Why this super-rare Lower Mainland crow has white feathers and a black beak
A rare crow with a striking combination of white feathers and a black beak was spotted in a Fraser Valley park this week, and a wildlife expert says the chances of seeing it are about one in 10,000.
Potographer Bill Peremiczky noticed the unusual crow near the pond in Sardis Park last week. He told Daily Hive he’d never seen anything like it, saying it must be one of a kind.
As it turns out, white crows do sometimes appear in nature, but they’re very rare, according to John Marzluff, a professor of wildlife science at the University of Washington.
This crow was leucistic, meaning it carries a genetic mutation that prevents pigment from being deposited in the feathers. It’s similar to albinism, but albino birds wouldn’t have melanin anywhere — their eyes, skin, and mouth lining would are pink as well.
Marzluff said the crow from Chilliwack is typical for a leucistic crow — uniform white plumage that could be brown or reddish in places. Leucism can sometimes affect patches of a bird’s feathers, which can be genetic or due to damage to a feather follicle.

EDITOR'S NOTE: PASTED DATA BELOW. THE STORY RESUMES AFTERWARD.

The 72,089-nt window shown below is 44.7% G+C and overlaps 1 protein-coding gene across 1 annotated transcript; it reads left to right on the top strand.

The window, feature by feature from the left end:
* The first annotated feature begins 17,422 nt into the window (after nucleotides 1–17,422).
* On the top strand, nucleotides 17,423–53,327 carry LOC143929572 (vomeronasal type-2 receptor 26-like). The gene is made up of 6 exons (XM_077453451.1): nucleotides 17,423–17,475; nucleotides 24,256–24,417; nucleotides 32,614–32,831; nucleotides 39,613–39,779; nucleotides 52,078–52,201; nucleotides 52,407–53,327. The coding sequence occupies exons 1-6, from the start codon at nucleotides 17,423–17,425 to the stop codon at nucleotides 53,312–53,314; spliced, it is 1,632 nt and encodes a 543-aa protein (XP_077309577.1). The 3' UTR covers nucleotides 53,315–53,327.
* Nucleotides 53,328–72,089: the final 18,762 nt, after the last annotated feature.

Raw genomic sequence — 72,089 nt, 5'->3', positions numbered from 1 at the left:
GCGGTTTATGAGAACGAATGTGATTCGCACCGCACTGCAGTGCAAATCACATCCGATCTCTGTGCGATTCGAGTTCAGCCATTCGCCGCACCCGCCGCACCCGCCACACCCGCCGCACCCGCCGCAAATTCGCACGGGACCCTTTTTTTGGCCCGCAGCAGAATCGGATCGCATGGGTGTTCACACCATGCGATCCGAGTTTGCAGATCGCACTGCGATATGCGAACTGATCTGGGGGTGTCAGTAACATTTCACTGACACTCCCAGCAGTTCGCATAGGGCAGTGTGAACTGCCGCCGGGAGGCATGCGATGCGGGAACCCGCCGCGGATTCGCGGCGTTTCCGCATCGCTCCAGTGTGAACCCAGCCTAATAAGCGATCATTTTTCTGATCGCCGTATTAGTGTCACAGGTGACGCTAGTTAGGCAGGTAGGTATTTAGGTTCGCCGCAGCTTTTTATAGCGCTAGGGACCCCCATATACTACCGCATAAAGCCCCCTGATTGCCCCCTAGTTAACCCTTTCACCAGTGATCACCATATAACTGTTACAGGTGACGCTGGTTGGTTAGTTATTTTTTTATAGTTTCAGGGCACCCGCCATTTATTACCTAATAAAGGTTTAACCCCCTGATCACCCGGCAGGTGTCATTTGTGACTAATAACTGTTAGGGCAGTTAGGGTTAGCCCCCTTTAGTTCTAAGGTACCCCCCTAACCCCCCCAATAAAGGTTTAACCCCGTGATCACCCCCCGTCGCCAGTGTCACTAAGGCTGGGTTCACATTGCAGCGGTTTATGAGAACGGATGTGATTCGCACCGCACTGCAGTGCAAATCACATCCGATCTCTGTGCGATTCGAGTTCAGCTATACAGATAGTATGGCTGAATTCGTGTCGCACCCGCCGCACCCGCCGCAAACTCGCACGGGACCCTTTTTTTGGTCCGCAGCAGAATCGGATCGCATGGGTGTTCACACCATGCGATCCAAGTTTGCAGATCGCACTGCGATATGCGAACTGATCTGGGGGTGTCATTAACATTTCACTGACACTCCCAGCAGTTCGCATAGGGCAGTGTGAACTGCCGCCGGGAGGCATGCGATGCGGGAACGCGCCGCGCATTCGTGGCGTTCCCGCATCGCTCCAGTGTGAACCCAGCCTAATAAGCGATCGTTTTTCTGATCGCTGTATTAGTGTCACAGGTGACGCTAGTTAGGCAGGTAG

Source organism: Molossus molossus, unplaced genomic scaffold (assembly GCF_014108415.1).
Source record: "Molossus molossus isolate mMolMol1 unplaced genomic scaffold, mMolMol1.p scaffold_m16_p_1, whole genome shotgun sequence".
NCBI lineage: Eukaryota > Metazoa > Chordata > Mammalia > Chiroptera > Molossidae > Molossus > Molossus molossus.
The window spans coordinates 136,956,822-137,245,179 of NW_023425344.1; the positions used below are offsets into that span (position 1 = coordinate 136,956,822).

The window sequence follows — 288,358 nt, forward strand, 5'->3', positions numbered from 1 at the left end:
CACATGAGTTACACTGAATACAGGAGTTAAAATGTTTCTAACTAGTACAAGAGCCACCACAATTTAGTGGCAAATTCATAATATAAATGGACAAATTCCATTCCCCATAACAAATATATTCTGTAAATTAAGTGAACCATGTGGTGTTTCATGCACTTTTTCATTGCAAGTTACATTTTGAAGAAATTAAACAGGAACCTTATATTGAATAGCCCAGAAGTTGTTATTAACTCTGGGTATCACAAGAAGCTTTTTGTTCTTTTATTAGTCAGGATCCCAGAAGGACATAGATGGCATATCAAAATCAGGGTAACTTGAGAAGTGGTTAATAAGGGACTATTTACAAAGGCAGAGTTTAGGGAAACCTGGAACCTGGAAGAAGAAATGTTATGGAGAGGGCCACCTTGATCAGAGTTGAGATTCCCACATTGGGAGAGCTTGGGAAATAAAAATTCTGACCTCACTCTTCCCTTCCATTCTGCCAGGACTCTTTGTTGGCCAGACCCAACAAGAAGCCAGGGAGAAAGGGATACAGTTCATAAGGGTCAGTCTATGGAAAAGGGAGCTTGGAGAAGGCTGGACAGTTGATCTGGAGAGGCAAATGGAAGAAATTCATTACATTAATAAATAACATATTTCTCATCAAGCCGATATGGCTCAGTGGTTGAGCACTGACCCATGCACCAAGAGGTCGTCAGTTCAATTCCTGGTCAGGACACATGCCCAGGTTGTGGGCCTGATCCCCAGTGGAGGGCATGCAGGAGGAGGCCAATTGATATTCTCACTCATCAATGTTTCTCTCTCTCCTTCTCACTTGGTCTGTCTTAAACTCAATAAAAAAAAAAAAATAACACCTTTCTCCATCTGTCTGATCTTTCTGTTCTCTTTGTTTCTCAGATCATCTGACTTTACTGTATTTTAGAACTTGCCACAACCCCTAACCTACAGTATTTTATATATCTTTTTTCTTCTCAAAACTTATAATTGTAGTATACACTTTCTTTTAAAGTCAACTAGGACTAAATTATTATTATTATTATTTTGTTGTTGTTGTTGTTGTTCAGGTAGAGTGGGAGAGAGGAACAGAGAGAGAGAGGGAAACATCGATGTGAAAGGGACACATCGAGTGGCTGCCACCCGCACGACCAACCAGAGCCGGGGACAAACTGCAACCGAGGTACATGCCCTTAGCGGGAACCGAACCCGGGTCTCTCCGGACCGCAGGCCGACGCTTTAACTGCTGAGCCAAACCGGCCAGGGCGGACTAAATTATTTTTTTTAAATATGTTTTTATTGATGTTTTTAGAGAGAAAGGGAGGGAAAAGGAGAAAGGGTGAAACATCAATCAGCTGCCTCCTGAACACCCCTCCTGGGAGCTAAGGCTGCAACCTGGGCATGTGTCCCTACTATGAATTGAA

Marzluff said one or two leucistic crows are typically spotted every year in the Seattle area, and based on the crow population of 15,000 to 30,000 birds, he estimates the incidents of leucism is about one in every 10,000 crows. But of course, it’s impossible to know precisely.
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Leucism can impact a bird’s fistness, Marzluff added. The lack of pigmentation makes feathers weaker, and would likely be pronounced in a dark bird such as a crow. White feathers break off more easily, and would wear out quicker with sun exposure.
“They’re weaker feathers, and that could affect the bird’s ability to fly,” Marzluff said.
Leucism could also potentially affect the bird’s social relations. Marzluff has experience studying a leucistic raven, a bird that was shunned by others of its species.
“It was attacked as being kind of unique, which isn’t unusual in animals,” Marzluff said. “Unique ones are often pestered more … there’s definitely social and predatory selection against being unique in a bird.”
But from a human perspective, seeing a rare bird can be exciting — especially with an incidence as low as one in 10,000.
“I think it’s great to bring to the attention of people and enjoy this variability that occurs in nature,” Marzluff said.
As for the photographer, he’s heading back to the pond this week to see if he can spot the crow again. Peremiczky goes walking with his camera every day and loves documenting the nature he sees in the Lower Mainland and on road trips up to the Yukon.
In November, he photographed a baby bobcat napping in a tree at Burnaby Lake.